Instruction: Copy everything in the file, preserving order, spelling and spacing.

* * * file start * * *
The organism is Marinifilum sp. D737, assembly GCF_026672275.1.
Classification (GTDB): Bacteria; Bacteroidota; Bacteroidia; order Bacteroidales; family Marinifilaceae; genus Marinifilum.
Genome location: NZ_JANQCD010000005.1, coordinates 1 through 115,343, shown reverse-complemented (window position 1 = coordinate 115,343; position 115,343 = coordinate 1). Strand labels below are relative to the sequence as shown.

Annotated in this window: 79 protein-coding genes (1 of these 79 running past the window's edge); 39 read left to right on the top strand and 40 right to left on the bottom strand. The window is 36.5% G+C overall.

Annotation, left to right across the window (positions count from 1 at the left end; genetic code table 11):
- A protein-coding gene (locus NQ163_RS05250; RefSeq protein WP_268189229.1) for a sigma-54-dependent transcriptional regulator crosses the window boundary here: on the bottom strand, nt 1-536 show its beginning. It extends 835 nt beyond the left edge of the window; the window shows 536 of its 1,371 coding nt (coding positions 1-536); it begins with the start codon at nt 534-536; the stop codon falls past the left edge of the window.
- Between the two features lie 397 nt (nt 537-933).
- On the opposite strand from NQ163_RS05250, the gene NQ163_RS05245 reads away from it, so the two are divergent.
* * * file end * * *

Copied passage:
The organism is Marinifilum sp. D737, assembly GCF_026672275.1.
Classification (GTDB): Bacteria; Bacteroidota; Bacteroidia; order Bacteroidales; family Marinifilaceae; genus Marinifilum.
Genome location: NZ_JANQCD010000005.1, coordinates 1 through 115,343, shown reverse-complemented (window position 1 = coordinate 115,343; position 115,343 = coordinate 1). Strand labels below are relative to the sequence as shown.

Annotated in this window: 79 protein-coding genes (1 of these 79 running past the window's edge); 39 read left to right on the top strand and 40 right to left on the bottom strand. The window is 36.5% G+C overall.

Annotation, left to right across the window (positions count from 1 at the left end; genetic code table 11):
- A protein-coding gene (locus NQ163_RS05250; RefSeq protein WP_268189229.1) for a sigma-54-dependent transcriptional regulator crosses the window boundary here: on the bottom strand, nt 1-536 show its beginning. It extends 835 nt beyond the left edge of the window; the window shows 536 of its 1,371 coding nt (coding positions 1-536); it begins with the start codon at nt 534-536; the stop codon falls past the left edge of the window.
- Between the two features lie 397 nt (nt 537-933).
- On the opposite strand from NQ163_RS05250, the gene NQ163_RS05245 reads away from it, so the two are divergent.